Academic Incubators, Part 1
“Another day, another industry disrupted by millennials.” If this is the attitude your higher education institution has toward the concept of “Academic Incubators,” we hope by the end of this two-part series we’ll have changed your minds. Simply put, an innovation center, entrepreneur complex, or other similarly named location should be a top focus for your university in the very near future.
The rise of academic incubators
Before we define what an academic incubator is, let’s talk about the underlying change that brought about a need for them. Everyone knows the working environment our college-aged sons and daughters have graduated into is significantly different than the one we came into. Baby Boomers and early Generation Xers most likely secured a well-paying job with traditional benefits, right after graduation.
Then came the Great Recession in 2008. Combined with changes in technology, millennials suddenly found that a college degree was no longer sufficient to secure a good-paying job. In fact, over 40% of them are currently in low-wage, dead-end jobs with minimal prospects.
To secure their future, many of them are turning to entrepreneurship. In fact, over a quarter of millennials are now self-employed.
In order to launch their self-starting careers, millennials began to expect more from higher education institutions. In response, universities and colleges began to develop the concept of academic incubators.
So what are they exactly?
If the word “academic” makes you picture a traditional classroom, you’re heading in the wrong direction. Rather, think of something more akin to a well-designed, open floor plan office. And just as the office needs of company A will be different than company B, so will the design and functionality of university A’s academic incubator compared to university B’s.
To put it simply, an academic incubator is a goal-oriented facility where entrepreneurs are able to connect with like-minded individuals and top recruiters with organizations and to learn from other entrepreneurs. They are modern innovation centers – flexible, adaptable, and key to your college recruiting.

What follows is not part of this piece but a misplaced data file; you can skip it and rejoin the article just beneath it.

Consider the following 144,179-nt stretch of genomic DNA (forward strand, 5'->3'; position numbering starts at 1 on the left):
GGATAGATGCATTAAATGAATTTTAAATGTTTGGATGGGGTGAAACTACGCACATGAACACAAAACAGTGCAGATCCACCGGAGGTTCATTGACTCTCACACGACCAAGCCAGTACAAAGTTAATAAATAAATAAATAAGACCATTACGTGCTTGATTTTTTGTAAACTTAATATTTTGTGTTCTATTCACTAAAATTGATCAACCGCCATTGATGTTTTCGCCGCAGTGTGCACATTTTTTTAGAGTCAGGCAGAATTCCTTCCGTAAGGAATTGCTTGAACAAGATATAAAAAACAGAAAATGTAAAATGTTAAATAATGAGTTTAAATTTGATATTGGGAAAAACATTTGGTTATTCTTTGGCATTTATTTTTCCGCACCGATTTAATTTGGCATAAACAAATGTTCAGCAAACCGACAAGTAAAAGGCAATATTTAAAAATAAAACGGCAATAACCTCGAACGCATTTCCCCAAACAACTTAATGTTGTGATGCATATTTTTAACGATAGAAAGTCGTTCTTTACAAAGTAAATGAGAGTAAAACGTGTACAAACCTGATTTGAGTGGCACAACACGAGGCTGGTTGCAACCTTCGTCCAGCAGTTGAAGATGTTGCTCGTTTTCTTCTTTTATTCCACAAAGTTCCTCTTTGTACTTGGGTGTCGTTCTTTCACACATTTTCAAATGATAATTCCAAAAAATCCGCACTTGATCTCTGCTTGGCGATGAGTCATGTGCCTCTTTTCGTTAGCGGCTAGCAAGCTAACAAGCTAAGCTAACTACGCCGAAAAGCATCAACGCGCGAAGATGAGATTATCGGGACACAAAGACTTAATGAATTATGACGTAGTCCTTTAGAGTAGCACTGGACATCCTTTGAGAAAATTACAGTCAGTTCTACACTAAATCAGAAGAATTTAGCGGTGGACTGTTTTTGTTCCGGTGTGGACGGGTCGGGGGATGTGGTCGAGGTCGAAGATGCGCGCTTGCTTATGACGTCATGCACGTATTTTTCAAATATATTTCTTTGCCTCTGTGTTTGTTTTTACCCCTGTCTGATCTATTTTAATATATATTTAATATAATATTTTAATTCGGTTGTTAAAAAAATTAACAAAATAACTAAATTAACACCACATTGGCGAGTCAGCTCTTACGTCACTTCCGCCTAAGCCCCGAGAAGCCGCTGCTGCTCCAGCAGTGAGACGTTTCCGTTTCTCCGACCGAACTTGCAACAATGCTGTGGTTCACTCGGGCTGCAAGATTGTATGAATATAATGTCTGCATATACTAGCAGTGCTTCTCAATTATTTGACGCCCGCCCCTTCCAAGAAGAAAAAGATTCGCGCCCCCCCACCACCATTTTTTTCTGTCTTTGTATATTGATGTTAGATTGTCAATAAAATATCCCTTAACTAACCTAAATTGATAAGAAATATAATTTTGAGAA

Why are they key to recruiting?
It’s no secret that younger generations are incredibly loyal to brands that take care of their needs. But if an organization seems to be forcing old school mentalities onto them, they are likely to support a different entity.
To say it another way, new college students don’t see these as an option; it goes without saying that workout facilities, cafeterias, and on campus dorms are a standard part of the college experience. Likewise, academic incubators that allow college graduates to emerge into the working world better prepared and connected are now simply expected. The opportunity for a degree is no longer enough to sell an incoming freshman on why they should attend your school. In order to remain competitive with institutions that already offer academic incubators, universities will need to start planning for their next innovation center sooner rather than later.
In part two of our series, we’ll look at three tips for designing an academic incubator and two common misconceptions. We’ll also share a successful example. Interested in learning more about our work in higher education? Take a look at some of our past projects.